Client Explanations: Why We Cant Block Users From Downloading Images

On occasion a client will request a technical intervention to keep their users from right clicking on images to save them to their computer. There is no technique that can stop a sufficiently motivated user from this.

In this post I examine a few techniques and how users can get around them.

Disable context menu

You can attach an empty javascript handler to the oncontextmenu event to stop the browser from showing the right click menu. This event can be attached to the image itself or the entire page.

This is however a poor user experience. Browsers use the context menu to provide access to other useful features like navigation, translation, or definition. Blocking the context menu is heavy handed and annoying.


  • Some browsers have settings to stop this behavior because it detracts from the user experience: the user is unable to access other features from the context menu
  • Built-in browser development tools (F-12 tools) can remove the event handler
  • Browser development tools can get direct access to the image itself
  • A user can always take a screenshot

Invisible div on top of image

A developer can place an invisible div on top of the image. Right-clicking on the image really hits the invisible block and since the block is not an image, the browser does not prompt to save it.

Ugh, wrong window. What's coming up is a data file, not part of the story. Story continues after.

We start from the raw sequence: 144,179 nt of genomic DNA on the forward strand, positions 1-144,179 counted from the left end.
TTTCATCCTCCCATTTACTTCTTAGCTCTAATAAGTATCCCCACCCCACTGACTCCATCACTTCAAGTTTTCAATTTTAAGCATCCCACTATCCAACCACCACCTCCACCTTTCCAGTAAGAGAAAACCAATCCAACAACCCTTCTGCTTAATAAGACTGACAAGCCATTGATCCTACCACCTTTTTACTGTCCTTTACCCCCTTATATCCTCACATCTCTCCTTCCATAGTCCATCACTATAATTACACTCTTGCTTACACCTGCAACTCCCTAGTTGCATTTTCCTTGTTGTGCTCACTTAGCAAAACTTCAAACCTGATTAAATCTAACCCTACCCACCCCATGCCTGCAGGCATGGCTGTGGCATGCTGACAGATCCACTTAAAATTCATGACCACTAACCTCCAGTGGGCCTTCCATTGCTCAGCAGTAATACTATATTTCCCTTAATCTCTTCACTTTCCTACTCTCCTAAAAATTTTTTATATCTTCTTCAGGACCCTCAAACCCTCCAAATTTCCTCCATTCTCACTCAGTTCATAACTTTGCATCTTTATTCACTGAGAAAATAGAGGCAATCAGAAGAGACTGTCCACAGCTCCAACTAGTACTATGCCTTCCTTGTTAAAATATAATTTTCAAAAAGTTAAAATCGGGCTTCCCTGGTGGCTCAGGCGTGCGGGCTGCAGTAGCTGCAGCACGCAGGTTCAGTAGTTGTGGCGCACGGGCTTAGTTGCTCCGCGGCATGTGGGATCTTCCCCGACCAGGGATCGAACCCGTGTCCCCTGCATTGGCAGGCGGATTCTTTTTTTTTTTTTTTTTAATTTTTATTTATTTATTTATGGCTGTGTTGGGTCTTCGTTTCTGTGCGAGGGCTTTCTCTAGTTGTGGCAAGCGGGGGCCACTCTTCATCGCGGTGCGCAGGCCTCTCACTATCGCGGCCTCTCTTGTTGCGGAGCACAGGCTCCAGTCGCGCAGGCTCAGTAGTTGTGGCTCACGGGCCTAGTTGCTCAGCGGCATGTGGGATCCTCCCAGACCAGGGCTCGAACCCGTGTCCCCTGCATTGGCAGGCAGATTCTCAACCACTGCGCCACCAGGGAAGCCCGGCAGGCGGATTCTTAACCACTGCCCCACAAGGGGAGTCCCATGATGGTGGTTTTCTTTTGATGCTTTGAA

This approach is used by Flickr, but ironically, even their web developers know its not foolproof: the invisible div is called facade-of-protection.


  • Browser development tools can remove the invisible div from the page. See a video of this workaround.
  • Browser development tools can give direct access to the underlying image
  • A user can always take a screenshot

Background image

Instead of placing an image element on the page, you could place a div with the desired size and use CSS to apply the image to the background of the div. Browsers do not prompt to save background images.


  • Browser development tools can give access to the image through their CSS inspectors. Watch a video of this workaround
  • A user can always take a screenshot


A final approach is to use a Flash video to show the image. Since Flash is a plugin, browsers usually allow the Flash video to determine what to show on the context menu.

However, this is the worst implementation technique covered in this post. It won’t work at all on mobile devices that don’t support Flash. Its not responsive or adaptive to different size screens. Many users turn off Flash because of its consistent security vulnerabilities.


  • Users with the right tools can download the Flash file and extract the image from it
  • A user can always take a screenshot.